ICL’s Priorities

  1. Promote Land Use Practices that Absorb and Store Carbon in the Ground
  2. Reducing Methane Emissions through Established and Emerging Technologies
  3. Advocate for Climate Policies that Boost Rural Economies

1. Promote Land Use Practices that Absorb and Store Carbon in the Ground

Agriculture and forestry are two of the largest industries in Idaho. They also face some of the most significant impacts from climate change. Supporting and rewarding land managers for their solutions to fighting climate change is essential for addressing climate change in rural Idaho. One way to better incorporate agricultural-focused climate solutions is through the carbon credit market.

Carbon credits are a certificate or permit representing the right to emit one metric ton of carbon dioxide and can be traded in markets voluntarily or for regulatory compliance. Supporting a market to buy and sell these carbon credits would extend the current market system farmers and landowners are familiar with to include climate change mitigation.

We need your help in advocating for these policies! Our elected leaders need to hear that Idahoan’s support policies that reward farmers, ranchers, and foresters in rural Idaho for sequestering carbon, reducing emissions, improving soil health, and increasing rural sustainability. You can help by telling Idaho’s congressional delegation to support our farmers, ranchers, and foresters fighting climate change.

2. Reduce Methane Emissions through Established and Emerging Technologies

Methane emissions from Idaho’s agriculture sector are a significant contributor to climate change — surpassed only by carbon dioxide emissions from burning fossil fuels. In Idaho, this pollutant comes primarily from cow digestive processes and the breakdown of manure. Over the past few decades, Idaho has seen a drastic increase in the number of large, concentrated animal feedlots (commonly known as CAFOs). This rise in the number of CAFOs has seen an equivalent rise in the amount of manure produced by livestock — and the methane that it releases.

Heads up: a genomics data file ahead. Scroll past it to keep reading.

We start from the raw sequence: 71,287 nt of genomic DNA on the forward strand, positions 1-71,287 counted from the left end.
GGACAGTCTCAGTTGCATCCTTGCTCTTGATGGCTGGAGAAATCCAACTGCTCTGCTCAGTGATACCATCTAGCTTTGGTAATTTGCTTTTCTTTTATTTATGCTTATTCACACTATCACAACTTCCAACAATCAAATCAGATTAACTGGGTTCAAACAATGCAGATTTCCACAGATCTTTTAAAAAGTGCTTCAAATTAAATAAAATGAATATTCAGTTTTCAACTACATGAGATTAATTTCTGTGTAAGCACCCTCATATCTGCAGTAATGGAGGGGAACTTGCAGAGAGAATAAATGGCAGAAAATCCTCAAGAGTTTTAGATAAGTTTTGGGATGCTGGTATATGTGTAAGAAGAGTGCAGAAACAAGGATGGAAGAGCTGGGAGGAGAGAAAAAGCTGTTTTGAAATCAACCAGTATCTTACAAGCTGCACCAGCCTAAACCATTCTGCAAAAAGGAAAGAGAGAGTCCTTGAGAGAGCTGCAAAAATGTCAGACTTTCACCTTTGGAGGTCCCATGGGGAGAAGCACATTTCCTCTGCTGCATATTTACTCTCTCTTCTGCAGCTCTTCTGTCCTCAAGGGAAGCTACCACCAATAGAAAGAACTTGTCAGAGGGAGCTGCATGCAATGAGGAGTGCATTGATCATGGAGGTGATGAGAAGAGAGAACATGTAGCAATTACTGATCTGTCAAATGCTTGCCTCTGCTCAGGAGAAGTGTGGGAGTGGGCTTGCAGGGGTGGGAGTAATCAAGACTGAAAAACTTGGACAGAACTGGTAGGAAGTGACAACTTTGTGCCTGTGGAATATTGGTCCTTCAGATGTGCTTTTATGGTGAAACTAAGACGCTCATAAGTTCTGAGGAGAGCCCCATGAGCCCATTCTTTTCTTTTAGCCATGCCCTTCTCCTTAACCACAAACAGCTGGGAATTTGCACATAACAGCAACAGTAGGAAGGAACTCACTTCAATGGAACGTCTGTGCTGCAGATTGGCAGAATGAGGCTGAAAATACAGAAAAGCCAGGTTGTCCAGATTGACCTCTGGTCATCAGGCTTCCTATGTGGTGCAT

The predominant method for managing livestock manure currently involves spreading it over fields. In addition to creating serious water contamination and public health concerns, this “land applied” manure is left to release methane into the atmosphere. Rather than letting this happen, we’re working to promote waste-to-wealth technologies that help capture methane and allow it to be used on-site for heat or energy needs. Capturing and burning this methane rather than letting it freely escape not only reduces the climate impact but also releases about one half the carbon dioxide as burning coal.

The management of livestock and their manure can be a significant contributor to climate change, or it can be part of the solution using proven technology that captures methane emissions.

3. Advocate for Climate Policies that Boost Rural Economies

Our agricultural-focused climate work must do two things, 1) benefit climate mitigation efforts, and 2) benefit the rural communities where they will be implemented. This “dual benefits” approach is at the core of our climate work. Whether it’s working to pay farmers for the carbon they capture and store or collaborating on investments for new technologies that capture methane emissions, we’re striving to ensure these policies benefit Idaho’s rural communities.

It’s also our goal to support these communities by making the land use and forestry industries vital to their economies more resilient in the face of climate change. These natural resource industries rely on predictable weather patterns to know what to plant, when to plant it, and when to harvest. Climate change is driving unpredictable weather patterns, and worse, extreme events such as drought or fires, making this work that much more difficult. We’re working with these communities to not only capture and store more carbon in the ground but also to prepare for — and respond to — climate-driven extreme events. Our vision is thriving rural communities that are key players in Idaho’s efforts to address climate change.